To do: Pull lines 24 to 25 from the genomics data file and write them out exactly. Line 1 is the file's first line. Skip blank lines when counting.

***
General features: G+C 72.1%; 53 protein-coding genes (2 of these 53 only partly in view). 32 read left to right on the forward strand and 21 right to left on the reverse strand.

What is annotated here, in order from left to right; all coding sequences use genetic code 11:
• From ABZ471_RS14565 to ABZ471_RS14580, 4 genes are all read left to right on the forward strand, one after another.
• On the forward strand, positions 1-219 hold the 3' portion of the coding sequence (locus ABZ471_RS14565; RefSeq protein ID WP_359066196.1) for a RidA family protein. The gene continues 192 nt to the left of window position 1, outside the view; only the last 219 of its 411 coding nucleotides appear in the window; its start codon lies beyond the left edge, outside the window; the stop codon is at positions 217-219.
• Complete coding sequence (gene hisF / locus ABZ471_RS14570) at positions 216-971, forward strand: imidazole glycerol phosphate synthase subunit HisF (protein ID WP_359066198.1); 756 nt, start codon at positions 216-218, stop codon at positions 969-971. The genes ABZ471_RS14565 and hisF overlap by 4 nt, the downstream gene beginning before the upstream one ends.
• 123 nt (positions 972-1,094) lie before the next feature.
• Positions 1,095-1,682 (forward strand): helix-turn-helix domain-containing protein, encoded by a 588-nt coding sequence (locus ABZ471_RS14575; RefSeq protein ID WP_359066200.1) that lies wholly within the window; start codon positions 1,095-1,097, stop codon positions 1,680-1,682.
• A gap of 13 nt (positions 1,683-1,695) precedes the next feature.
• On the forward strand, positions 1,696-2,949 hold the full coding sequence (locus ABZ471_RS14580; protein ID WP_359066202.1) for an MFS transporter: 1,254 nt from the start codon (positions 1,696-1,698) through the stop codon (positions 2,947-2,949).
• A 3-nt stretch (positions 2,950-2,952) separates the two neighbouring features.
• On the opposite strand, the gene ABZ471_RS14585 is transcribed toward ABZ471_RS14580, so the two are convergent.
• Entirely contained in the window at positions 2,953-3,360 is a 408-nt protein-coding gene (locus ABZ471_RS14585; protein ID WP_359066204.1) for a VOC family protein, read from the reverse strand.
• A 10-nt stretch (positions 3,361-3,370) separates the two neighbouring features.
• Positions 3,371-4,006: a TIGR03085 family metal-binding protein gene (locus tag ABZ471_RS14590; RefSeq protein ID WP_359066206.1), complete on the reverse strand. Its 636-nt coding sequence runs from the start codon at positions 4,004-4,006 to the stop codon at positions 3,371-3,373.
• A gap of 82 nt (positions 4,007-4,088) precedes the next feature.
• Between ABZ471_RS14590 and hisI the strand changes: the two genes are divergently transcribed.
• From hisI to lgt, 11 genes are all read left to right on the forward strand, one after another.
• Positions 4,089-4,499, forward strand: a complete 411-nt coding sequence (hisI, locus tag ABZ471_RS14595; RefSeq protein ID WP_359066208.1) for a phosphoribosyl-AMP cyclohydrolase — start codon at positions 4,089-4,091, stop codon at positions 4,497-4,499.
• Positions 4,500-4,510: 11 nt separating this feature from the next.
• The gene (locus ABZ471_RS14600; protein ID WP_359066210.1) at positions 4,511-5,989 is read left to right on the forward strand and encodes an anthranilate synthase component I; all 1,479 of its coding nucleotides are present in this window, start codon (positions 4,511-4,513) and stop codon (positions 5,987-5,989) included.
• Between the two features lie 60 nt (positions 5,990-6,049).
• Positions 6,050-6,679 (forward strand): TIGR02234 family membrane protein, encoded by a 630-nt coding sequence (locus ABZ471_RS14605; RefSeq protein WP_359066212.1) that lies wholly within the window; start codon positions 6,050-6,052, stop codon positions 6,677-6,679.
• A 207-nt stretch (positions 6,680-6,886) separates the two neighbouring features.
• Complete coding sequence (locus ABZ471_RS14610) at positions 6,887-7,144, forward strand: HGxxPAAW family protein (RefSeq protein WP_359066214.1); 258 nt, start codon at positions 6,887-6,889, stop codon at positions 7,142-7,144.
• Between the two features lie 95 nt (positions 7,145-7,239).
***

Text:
• Complete coding sequence (locus ABZ471_RS14610) at positions 6,887-7,144, forward strand: HGxxPAAW family protein (RefSeq protein WP_359066214.1); 258 nt, start codon at positions 6,887-6,889, stop codon at positions 7,142-7,144.
• Between the two features lie 95 nt (positions 7,145-7,239).